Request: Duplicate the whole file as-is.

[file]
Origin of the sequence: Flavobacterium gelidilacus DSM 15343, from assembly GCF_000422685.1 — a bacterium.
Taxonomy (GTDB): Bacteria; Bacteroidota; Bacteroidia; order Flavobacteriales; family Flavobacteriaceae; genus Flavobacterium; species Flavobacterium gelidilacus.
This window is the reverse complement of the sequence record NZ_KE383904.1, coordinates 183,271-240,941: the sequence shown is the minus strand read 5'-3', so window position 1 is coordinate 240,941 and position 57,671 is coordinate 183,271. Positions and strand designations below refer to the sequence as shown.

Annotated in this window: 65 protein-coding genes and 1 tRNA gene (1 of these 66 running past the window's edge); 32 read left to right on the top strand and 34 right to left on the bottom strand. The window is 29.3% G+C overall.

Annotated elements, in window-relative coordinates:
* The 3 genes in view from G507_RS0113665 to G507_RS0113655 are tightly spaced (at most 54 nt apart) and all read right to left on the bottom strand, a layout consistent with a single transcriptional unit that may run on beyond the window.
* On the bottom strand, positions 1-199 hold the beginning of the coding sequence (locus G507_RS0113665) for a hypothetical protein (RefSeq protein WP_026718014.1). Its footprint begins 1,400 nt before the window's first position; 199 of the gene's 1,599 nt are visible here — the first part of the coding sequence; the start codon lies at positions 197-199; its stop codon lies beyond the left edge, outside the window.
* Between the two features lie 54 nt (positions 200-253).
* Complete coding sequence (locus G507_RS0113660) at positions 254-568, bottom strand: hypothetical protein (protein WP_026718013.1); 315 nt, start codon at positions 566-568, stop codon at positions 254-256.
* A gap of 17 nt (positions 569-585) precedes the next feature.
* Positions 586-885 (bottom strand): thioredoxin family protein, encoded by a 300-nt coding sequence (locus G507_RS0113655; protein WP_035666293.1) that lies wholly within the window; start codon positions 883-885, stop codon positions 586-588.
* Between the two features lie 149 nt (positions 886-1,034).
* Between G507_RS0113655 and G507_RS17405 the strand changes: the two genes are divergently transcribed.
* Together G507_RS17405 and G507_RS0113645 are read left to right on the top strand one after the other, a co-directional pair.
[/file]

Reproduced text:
Origin of the sequence: Flavobacterium gelidilacus DSM 15343, from assembly GCF_000422685.1 — a bacterium.
Taxonomy (GTDB): Bacteria; Bacteroidota; Bacteroidia; order Flavobacteriales; family Flavobacteriaceae; genus Flavobacterium; species Flavobacterium gelidilacus.
This window is the reverse complement of the sequence record NZ_KE383904.1, coordinates 183,271-240,941: the sequence shown is the minus strand read 5'-3', so window position 1 is coordinate 240,941 and position 57,671 is coordinate 183,271. Positions and strand designations below refer to the sequence as shown.

Annotated in this window: 65 protein-coding genes and 1 tRNA gene (1 of these 66 running past the window's edge); 32 read left to right on the top strand and 34 right to left on the bottom strand. The window is 29.3% G+C overall.

Annotated elements, in window-relative coordinates:
* The 3 genes in view from G507_RS0113665 to G507_RS0113655 are tightly spaced (at most 54 nt apart) and all read right to left on the bottom strand, a layout consistent with a single transcriptional unit that may run on beyond the window.
* On the bottom strand, positions 1-199 hold the beginning of the coding sequence (locus G507_RS0113665) for a hypothetical protein (RefSeq protein WP_026718014.1). Its footprint begins 1,400 nt before the window's first position; 199 of the gene's 1,599 nt are visible here — the first part of the coding sequence; the start codon lies at positions 197-199; its stop codon lies beyond the left edge, outside the window.
* Between the two features lie 54 nt (positions 200-253).
* Complete coding sequence (locus G507_RS0113660) at positions 254-568, bottom strand: hypothetical protein (protein WP_026718013.1); 315 nt, start codon at positions 566-568, stop codon at positions 254-256.
* A gap of 17 nt (positions 569-585) precedes the next feature.
* Positions 586-885 (bottom strand): thioredoxin family protein, encoded by a 300-nt coding sequence (locus G507_RS0113655; protein WP_035666293.1) that lies wholly within the window; start codon positions 883-885, stop codon positions 586-588.
* Between the two features lie 149 nt (positions 886-1,034).
* Between G507_RS0113655 and G507_RS17405 the strand changes: the two genes are divergently transcribed.
* Together G507_RS17405 and G507_RS0113645 are read left to right on the top strand one after the other, a co-directional pair.